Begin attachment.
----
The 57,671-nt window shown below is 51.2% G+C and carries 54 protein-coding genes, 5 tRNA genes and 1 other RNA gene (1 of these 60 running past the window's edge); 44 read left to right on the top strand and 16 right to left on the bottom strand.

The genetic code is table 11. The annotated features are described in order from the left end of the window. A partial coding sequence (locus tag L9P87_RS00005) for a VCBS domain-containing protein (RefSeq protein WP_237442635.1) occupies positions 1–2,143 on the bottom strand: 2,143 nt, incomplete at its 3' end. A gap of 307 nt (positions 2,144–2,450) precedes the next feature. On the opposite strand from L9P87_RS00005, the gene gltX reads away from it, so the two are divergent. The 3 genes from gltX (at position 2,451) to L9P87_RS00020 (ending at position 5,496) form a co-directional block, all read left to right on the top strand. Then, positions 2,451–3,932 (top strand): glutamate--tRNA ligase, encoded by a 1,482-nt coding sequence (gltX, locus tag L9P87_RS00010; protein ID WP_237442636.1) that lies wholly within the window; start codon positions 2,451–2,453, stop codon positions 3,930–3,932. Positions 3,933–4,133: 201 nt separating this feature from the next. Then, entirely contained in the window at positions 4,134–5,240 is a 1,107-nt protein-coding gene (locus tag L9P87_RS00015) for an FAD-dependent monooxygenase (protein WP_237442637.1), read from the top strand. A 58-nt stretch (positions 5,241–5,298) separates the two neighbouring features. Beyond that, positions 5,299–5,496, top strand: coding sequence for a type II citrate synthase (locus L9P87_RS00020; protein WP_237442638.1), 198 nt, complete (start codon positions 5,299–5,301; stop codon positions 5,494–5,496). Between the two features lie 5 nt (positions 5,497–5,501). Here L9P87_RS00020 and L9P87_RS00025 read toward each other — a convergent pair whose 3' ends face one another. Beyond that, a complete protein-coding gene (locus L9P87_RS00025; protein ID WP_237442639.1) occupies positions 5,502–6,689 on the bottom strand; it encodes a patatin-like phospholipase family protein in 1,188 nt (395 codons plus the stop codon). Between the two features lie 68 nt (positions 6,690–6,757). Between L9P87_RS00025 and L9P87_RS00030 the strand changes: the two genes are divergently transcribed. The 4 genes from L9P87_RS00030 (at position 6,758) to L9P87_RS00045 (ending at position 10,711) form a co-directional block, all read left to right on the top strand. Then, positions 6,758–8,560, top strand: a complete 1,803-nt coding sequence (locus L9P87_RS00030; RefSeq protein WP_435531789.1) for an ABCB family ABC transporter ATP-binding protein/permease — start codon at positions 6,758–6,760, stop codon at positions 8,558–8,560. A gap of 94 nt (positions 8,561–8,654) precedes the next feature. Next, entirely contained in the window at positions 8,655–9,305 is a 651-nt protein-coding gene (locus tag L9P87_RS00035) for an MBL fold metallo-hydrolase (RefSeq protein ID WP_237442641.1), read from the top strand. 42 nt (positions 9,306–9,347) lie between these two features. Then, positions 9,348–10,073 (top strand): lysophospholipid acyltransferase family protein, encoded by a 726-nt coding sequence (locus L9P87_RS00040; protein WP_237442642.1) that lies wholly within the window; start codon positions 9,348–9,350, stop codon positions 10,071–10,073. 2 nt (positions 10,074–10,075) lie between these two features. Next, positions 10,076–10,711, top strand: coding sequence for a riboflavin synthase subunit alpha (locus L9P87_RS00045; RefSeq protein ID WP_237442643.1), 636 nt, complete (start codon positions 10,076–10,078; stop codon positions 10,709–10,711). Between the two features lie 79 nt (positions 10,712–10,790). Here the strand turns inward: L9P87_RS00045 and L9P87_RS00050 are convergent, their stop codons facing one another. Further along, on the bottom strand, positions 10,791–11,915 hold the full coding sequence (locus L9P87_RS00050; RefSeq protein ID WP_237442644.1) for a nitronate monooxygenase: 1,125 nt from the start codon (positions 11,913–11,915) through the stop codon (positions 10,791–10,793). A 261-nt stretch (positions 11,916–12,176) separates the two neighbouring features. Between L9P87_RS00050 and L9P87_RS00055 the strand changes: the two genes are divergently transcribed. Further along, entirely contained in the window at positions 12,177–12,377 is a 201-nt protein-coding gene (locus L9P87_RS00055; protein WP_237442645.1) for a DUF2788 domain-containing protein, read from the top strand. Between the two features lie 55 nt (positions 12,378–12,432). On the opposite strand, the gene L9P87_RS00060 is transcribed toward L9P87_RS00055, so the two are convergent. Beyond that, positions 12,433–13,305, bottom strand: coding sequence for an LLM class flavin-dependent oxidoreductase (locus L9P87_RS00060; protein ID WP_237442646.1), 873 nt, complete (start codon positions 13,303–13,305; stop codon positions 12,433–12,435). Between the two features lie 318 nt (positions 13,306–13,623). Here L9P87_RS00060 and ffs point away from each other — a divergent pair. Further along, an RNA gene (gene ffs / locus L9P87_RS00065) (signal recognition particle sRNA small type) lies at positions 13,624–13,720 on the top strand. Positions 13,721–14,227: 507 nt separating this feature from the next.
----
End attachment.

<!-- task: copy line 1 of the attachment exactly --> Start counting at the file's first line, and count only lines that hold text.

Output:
The 57,671-nt window shown below is 51.2% G+C and carries 54 protein-coding genes, 5 tRNA genes and 1 other RNA gene (1 of these 60 running past the window's edge); 44 read left to right on the top strand and 16 right to left on the bottom strand.